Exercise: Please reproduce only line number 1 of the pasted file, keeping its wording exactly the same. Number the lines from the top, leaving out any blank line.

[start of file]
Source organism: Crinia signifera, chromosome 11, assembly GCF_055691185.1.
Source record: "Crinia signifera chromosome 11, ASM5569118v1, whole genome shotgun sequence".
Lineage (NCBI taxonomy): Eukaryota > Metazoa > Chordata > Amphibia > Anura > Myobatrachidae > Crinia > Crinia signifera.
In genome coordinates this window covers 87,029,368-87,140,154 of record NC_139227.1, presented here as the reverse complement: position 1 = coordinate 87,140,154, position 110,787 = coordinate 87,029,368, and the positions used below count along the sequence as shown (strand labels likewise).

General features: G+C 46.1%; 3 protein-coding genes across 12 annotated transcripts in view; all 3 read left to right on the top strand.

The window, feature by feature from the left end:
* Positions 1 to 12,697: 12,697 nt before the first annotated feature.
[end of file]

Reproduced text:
Source organism: Crinia signifera, chromosome 11, assembly GCF_055691185.1.